Vodafone and Safaricom

M-Pesa Africa's Mobile Money Market
Residents transfer money using the M-Pesa banking service at a store in Nairobi, Kenya, on Sunday, April 14, 2013. In the six years since Kenya's M-Pesa brought banking-by-phone to Africa, the service has grown from a novelty to a bona fide payment network. Photographer: Trevor Snapp/Bloomberg via Getty ImagesPhotograph by Trevor Snapp — Bloomberg via Getty Images

    U.K.-based Vodafone and Kenyan telecom Safaricom had modest expectations for the mobile-money platform they created in 2007. Many thought M-Pesa—which lets people who lack bank accounts use their smartphones to save and transfer money, receive pensions, and pay bills—was a worthwhile idea but didn’t imagine it would transform the regional economy. Within months, though, membership rocketed. Today 17 million people in East Africa, India, Romania, and Albania—many of whom are on the financial grid for the first time—use M-Pesa. “It has been revolutionary,” says World Bank economist Wolfgang ­Fengler. “It has changed lives, businesses, and the perception of Africa, and brought substantial flows into the financial system that would have otherwise been lying literally under mattresses.” A staggering 42% of Kenya’s GDP is transacted through M-Pesa. And for Vodafone, brand loyalty has followed. Fewer than 0.1% of its customers in Kenya have dropped the company since 2010, says Vodafone’s Michael Joseph, a former Safaricom CEO who oversees M-Pesa.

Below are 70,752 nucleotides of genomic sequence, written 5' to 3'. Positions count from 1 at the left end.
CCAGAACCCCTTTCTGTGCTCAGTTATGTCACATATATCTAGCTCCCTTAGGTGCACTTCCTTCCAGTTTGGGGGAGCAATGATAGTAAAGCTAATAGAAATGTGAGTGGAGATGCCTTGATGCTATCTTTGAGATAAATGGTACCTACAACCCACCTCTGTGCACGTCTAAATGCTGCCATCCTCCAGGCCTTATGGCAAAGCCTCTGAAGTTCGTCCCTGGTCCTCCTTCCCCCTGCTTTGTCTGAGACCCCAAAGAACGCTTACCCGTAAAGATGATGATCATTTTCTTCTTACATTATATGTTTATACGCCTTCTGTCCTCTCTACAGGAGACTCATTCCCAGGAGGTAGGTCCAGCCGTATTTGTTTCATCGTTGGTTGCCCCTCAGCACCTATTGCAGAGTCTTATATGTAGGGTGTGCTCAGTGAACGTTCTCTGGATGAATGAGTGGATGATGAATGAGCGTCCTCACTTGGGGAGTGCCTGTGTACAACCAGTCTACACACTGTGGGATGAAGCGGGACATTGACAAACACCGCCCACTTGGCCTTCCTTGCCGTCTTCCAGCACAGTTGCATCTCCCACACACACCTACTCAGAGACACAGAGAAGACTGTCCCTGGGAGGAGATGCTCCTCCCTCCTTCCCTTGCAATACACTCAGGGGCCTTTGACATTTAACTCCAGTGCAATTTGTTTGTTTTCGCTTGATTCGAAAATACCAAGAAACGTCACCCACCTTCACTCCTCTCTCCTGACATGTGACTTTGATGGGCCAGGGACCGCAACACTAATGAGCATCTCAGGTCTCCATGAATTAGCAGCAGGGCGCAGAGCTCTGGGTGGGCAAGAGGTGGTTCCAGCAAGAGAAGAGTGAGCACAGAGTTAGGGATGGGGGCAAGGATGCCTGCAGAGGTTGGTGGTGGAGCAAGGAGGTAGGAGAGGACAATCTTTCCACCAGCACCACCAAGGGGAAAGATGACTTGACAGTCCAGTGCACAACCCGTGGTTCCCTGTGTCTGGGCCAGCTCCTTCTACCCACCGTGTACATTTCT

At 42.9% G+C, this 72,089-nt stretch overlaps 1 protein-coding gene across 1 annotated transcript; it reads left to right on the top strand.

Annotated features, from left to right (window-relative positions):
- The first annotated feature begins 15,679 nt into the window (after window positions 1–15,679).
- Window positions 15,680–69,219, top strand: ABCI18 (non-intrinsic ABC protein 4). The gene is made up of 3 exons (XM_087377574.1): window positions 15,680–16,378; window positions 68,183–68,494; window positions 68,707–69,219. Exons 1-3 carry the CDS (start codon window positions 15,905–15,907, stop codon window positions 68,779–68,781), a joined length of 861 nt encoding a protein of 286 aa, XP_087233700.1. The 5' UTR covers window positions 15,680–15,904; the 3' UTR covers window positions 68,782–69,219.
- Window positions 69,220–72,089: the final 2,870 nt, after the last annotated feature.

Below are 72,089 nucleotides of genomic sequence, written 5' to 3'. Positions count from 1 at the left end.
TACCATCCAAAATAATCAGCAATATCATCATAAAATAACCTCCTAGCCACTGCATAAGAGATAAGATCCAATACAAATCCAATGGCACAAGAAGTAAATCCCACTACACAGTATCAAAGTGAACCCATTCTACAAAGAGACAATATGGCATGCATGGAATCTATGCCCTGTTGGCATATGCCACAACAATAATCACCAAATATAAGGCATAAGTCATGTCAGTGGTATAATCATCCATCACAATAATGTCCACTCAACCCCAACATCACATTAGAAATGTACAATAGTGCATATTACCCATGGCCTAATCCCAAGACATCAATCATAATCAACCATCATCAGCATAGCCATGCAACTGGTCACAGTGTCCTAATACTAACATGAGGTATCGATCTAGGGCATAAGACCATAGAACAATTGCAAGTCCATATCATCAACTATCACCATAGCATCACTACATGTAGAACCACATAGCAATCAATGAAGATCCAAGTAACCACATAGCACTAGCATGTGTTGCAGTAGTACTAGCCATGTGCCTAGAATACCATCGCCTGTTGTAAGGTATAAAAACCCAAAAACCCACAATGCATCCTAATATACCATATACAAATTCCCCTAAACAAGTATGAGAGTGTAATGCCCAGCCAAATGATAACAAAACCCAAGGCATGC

All company information and rankings are for Vodafone.

    Company Info

    Revenues ($ millions)67,945
    Company typePublic
    CEOVittorio Colao
    Impact SegmentEconomic Opportunity/Financial Inclusion

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